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  • FIRST POST
    • Richard Wiggs
    • By Richard Wiggs 15th May 18, 3:14 PM
    • 1Posts
    • 0Thanks
    Richard Wiggs
    green energy myths
    • #1
    • 15th May 18, 3:14 PM
    green energy myths 15th May 18 at 3:14 PM
    I heard conflicting information about green energy, does it all come from the same place as the big boys have told me,so paying a premium for a green supply is a waste of money.
    We are happy to pay that premium IF the supply is green and environmentally friendly, as we only have one planet to cal home ?

    May be this is something Martin Lewis could do a piece about, digging down to the truth of green
Page 1
    • Hengus
    • By Hengus 15th May 18, 3:25 PM
    • 5,753 Posts
    • 3,530 Thanks
    Hengus
    • #2
    • 15th May 18, 3:25 PM
    • #2
    • 15th May 18, 3:25 PM
    I heard conflicting information about green energy, does it all come from the same place as the big boys have told me,so paying a premium for a green supply is a waste of money.
    We are happy to pay that premium IF the supply is green and environmentally friendly, as we only have one planet to cal home ?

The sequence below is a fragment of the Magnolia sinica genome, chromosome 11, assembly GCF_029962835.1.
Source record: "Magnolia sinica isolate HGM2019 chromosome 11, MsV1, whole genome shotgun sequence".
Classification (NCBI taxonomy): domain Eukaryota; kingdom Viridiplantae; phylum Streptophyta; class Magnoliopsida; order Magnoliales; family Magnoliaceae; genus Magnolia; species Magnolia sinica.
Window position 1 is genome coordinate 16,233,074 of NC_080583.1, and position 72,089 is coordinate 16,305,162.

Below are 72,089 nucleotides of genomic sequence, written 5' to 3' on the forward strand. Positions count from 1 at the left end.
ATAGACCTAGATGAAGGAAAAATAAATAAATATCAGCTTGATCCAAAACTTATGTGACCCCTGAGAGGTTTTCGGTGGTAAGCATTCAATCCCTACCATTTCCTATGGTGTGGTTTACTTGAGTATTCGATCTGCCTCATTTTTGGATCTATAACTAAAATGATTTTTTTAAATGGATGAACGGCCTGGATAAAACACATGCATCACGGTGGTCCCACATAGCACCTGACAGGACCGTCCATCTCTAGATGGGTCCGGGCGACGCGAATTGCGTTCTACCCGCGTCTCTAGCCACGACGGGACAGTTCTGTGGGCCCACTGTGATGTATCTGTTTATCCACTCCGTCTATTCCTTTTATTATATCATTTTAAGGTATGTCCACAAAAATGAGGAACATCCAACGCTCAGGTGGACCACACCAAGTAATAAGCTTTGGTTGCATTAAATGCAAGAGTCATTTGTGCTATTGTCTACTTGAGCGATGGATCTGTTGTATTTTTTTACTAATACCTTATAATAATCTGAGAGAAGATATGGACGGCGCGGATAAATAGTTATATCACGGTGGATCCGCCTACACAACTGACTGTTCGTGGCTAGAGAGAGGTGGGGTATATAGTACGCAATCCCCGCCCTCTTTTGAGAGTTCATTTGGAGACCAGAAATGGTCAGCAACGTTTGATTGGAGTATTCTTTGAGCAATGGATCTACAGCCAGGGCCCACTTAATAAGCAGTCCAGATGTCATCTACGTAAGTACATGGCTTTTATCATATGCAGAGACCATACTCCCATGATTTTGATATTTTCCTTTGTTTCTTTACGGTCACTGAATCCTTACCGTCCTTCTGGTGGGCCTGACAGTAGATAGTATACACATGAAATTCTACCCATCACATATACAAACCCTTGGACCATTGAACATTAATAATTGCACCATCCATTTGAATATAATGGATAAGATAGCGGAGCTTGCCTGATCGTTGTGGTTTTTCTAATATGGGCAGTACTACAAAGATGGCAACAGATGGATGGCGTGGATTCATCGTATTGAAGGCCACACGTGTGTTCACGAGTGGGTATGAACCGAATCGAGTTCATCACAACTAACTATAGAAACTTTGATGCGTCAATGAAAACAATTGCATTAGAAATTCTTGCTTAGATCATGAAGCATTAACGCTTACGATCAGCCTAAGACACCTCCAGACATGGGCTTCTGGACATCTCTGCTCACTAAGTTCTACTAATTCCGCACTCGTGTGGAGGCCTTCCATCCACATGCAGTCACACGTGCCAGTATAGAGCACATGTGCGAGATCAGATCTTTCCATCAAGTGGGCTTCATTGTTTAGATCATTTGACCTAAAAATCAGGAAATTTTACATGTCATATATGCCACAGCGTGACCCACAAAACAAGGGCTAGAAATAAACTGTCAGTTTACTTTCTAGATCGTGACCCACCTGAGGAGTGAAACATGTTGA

May be this is something Martin Lewis could do a piece about, digging down to the truth of green
    Originally posted by Richard Wiggs
    No it doesnít all come from the same place. Some comes off my roof, as I do not use all the PV Solar energy that my roof produces. Suppliers have various green wholesale sources. Some buy from wind turbine generators or PV solar farms. Some produce their own green energy. When you buy green energy from a supplier all they are guaranteeing is that if you use 3000kWhs/year, the supplier will purchase 3000kWhs from a green supplier/source that will be entered into the Grid. There is no guarantee that if you pay for green energy that any energy that you use is actually green in origin.
    • Cardew
    • By Cardew 15th May 18, 6:06 PM
    • 27,339 Posts
    • 13,383 Thanks
    Cardew
    • #3
    • 15th May 18, 6:06 PM
    • #3
    • 15th May 18, 6:06 PM
    http://www.energysavingtrust.org.uk/home-energy-efficiency/switching-utilities/buying-green-electricity

    How green are green tariffs?

    • There is a lot of debate around whether buying electricity from a green tariff means that your electricity is 100% renewable. All renewable electricity generated is connected to the grid, along with all the non-renewable generation, and we all draw electricity from that same pool. The carbon content of mains electricity is calculated on this basis, so it is not possible for one user to claim they are using carbon free electricity based on their electricity supplier.
    • Green tariffs are no substitute for energy efficiency and you should always do whatever you reasonably can to reduce your current use of electricity and other fuels before considering spending money on a green tariff.
    Energy Saving Trust does not recommend specific suppliers of green tariffs.
    • Cardew
    • By Cardew 16th May 18, 9:32 AM
    • 27,339 Posts
    • 13,383 Thanks
    Cardew
    • #4
    • 16th May 18, 9:32 AM
    • #4
    • 16th May 18, 9:32 AM